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Publication numberUS6193381 B1
Publication typeGrant
Application numberUS 09/272,850
Publication dateFeb 27, 2001
Filing dateMar 19, 1999
Priority dateMar 19, 1998
Fee statusLapsed
Also published asDE19812021A1, EP0943947A2, EP0943947A3, EP0943947B1
Publication number09272850, 272850, US 6193381 B1, US 6193381B1, US-B1-6193381, US6193381 B1, US6193381B1
InventorsFrank Höller
Original AssigneeCarl-Zeiss-Stiftung
Export CitationBiBTeX, EndNote, RefMan
External Links: USPTO, USPTO Assignment, Espacenet
Active mirror
US 6193381 B1
Abstract
An active mirror has a reflectively coated diaphragm, a mount, and at least one actuator, in which a second diaphragm is connected to the mount, and the actuator is operatively connected to the two diaphragms. The active mirror is symmetrical with respect to a midplane.
Images(3)
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Claims(20)
I claim:
1. An active mirror comprising:
a reflectively coated diaphragm,
a mount,
a second diaphragm connected to said mount (2),
at least one actuator operatively connected to said reflectively coated diaphragm and said second diaphragm, and at least one stiff counter support connected to said reflectively coated diaphragm and said second diaphragm.
2. The mirror according to claim 1, in which said second diaphragm has the same mechanical properties as said reflectively coated diaphragm.
3. The mirror according to claim 1, in which said second diaphragm is mirror-symmetrical to said reflectively coated diaphragm.
4. The mirror according to claim 2, in which said second diaphragm is mirror-symmetrical to said reflectively coated diaphragm.
5. The mirror according to claim 1, in which said at least one actuator is arranged perpendicular to a support plane (M).
6. The mirror according to claim 2, in which said at least one actuator is arranged perpendicular to a support plane (M).
7. The mirror according to claim 3, in which said at least one actuator is arranged perpendicular to a support plane (M).
8. The mirror according to claim 1, comprising a plurality of actuators having points of action situated on said reflectively coated diaphragm, symmetrically to the optical axis (A) of the active mirror.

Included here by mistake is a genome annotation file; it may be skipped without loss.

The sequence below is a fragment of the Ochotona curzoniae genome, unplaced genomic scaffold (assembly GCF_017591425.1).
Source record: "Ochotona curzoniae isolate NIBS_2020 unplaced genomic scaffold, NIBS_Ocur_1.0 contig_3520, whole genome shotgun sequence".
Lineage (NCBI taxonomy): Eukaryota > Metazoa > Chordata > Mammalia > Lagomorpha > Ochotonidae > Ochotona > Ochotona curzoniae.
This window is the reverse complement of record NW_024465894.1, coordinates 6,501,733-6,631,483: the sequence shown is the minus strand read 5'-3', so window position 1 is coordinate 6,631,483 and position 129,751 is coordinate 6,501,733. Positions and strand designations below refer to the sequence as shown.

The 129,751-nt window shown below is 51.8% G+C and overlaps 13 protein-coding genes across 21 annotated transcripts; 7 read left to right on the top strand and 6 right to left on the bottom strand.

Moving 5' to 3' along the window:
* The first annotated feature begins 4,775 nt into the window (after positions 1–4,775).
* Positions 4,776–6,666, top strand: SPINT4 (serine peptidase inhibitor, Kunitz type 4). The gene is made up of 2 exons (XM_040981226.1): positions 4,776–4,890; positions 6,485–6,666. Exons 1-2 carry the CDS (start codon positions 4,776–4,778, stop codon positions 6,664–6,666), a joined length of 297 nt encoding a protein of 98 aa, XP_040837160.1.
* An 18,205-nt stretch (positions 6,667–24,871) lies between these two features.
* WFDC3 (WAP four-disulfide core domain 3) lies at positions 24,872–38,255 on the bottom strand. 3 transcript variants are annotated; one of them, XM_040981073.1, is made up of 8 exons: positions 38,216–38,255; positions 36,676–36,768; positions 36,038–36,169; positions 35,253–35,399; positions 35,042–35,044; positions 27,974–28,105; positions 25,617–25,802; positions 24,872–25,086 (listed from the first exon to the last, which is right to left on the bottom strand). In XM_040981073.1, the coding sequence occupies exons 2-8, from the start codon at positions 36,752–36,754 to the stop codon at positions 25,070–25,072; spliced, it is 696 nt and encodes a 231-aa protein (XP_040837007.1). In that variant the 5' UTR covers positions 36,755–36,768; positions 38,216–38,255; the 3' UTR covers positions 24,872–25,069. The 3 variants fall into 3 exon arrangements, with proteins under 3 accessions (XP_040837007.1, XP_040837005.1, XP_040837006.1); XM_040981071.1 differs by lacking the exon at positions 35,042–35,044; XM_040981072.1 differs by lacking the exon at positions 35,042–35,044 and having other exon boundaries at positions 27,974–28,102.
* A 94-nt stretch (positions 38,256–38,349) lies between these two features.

9. The mirror according to claim 2, comprising a plurality of actuators having points of action situated on said reflectively coated diaphragm, symmetrically to the optical axis (A) of the active mirror.
10. The mirror according to claim 3, comprising a plurality of actuators having points of action situated on said reflectively coated diaphragm, symmetrically to the optical axis (A) of the active mirror.
11. The mirror according to claim 5, comprising a plurality of actuators having points of action situated on said reflectively coated diaphragm, symmetrically to the optical axis (A) of the active mirror.
12. The mirror according to claim 1, further comprising ball joints that support said at least one actuator on said reflectively coated diaphragm and said second diaphragm.
13. The mirror according to claim 2, further comprising ball joints that support said at least one actuator on said reflectively coated diaphragm and said second diaphragm.
14. The mirror according to claim 3, further comprising ball joints that support said at least one actuator on said reflectively coated diaphragm and said second diaphragm.
15. The mirror according to claim 5, further comprising ball joints that support said at least one actuator on said reflectively coated diaphragm and said second diaphragm.
16. The mirror according to claim 8, further comprising ball joints that support said at least one actuator on said reflectively coated diaphragm and said second diaphragm.